The single most unifying issue among Republicans, Tea Partiers and Independents is that Obamacare must be repealed. According to a recent Rasmussen poll:
Sixty percent (60%) of voters nationwide favor repeal of the recently passed health care law, including 49% who Strongly Favor repeal.
A new Rasmussen Reports national telephone survey finds that 36% oppose repeal. That figure includes 24% who are Strongly Opposed....
Eighty-one percent (81%) of Republicans and 65% of voters not affiliated with either major party favor repeal; 56% of Democrats oppose it.
So one would assume that any Republican lawmaker with the smallest iota of sense would fully support efforts to repeal this monstrosity. Think again:
Although they’ve called repeatedly for repeal of the Democrats’ new health reform law, some senior Senate Republicans have not endorsed a bill that would actually do it.
Senate Minority Leader Mitch McConnell (Ky.), GOP Conference Chair Lamar Alexander (Tenn.) and Conference Vice Chair Lisa Murkowski (Alaska) have all argued that the reforms — passed in March without Republican support — will hike costs and erode services, and therefore should be scrapped. Yet they haven’t signed on to their party’s repeal proposal.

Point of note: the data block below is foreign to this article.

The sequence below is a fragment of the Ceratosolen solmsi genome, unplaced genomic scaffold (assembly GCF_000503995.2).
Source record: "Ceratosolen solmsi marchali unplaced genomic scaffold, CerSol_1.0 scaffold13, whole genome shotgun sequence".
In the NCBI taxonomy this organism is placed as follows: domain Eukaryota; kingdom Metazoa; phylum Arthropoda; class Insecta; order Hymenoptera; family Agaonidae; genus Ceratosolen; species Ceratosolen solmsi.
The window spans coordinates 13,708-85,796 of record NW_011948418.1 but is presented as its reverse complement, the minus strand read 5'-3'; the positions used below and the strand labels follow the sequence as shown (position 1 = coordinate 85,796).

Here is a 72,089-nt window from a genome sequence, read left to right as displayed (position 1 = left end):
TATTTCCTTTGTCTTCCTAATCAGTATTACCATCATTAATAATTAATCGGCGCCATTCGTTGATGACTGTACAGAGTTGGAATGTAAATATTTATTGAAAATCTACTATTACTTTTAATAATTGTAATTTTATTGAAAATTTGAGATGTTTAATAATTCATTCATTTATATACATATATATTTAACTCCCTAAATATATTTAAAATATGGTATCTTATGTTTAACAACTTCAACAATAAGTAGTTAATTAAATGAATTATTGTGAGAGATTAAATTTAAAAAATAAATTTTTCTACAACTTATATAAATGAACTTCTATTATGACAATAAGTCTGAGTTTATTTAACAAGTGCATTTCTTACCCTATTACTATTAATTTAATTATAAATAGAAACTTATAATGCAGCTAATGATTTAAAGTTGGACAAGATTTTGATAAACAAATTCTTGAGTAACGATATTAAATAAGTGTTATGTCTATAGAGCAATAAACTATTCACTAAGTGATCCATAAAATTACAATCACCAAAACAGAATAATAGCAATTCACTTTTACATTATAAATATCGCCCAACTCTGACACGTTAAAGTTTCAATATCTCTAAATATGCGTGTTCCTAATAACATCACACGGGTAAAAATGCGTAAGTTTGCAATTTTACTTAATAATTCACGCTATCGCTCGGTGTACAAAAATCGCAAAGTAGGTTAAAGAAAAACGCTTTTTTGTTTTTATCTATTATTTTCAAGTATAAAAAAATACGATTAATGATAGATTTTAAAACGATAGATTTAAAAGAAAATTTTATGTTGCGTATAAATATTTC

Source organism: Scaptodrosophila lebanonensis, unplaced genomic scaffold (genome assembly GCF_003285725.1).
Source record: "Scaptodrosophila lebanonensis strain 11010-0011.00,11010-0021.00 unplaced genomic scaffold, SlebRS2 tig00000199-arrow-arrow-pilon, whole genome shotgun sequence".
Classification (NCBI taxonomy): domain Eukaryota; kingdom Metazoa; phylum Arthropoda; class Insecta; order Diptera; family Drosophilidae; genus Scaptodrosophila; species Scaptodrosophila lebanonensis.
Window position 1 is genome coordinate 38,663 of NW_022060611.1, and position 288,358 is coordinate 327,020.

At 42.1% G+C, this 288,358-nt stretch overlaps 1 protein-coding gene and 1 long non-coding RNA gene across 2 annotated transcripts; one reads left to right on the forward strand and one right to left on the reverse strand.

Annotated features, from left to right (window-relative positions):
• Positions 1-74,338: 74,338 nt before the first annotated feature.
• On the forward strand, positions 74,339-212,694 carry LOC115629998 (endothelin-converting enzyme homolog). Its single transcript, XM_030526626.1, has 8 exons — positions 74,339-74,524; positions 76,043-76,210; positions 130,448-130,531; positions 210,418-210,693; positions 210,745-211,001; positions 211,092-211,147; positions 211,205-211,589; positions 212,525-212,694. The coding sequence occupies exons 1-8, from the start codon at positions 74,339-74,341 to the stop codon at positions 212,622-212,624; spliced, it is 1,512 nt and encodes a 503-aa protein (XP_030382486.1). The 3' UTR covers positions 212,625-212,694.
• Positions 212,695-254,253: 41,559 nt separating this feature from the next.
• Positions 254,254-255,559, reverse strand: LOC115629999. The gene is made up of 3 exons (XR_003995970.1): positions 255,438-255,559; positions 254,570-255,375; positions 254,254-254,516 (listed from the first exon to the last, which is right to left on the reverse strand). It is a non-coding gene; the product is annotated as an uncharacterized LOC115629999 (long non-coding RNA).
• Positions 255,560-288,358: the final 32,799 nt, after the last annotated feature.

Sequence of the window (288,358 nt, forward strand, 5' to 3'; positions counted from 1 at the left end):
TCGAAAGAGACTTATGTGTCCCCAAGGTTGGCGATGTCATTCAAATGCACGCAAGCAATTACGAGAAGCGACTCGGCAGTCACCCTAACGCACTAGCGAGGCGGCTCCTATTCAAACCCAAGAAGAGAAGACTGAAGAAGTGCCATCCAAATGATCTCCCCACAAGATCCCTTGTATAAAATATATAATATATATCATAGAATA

That bill — just nine words long — has been endorsed by other party leaders, including Jon Kyl (Ariz.), the minority whip, and John Cornyn (Texas), who heads the National Republican Senatorial Committee (NRSC).
That McConnell, Alexander and Murkowski haven’t done the same, some experts say, could erode the Republicans’ election-year message that the Democrats’ health reforms will do more harm than good. . . .
I am racking my brain in an attempt to think of any logical reason the Republican Party leadership would fail to support the single most popular cause in America since canned beer. The only thing that I can come up with is that perhaps they want a bill that does not merely repeal Obamacare, but that offers a sensible and cost effective alternative. If that is in fact their desire - and I am really, really praying it is - then maintaining a cone of silence and refusing to explain their reticence only makes the Republican Party look uncoordinated, ineffective and as far removed from the type of leadership America wants and needs as the Democrats now in control of Washington. These Republicans are deeply in need of an invitation to the next Tea Party rally.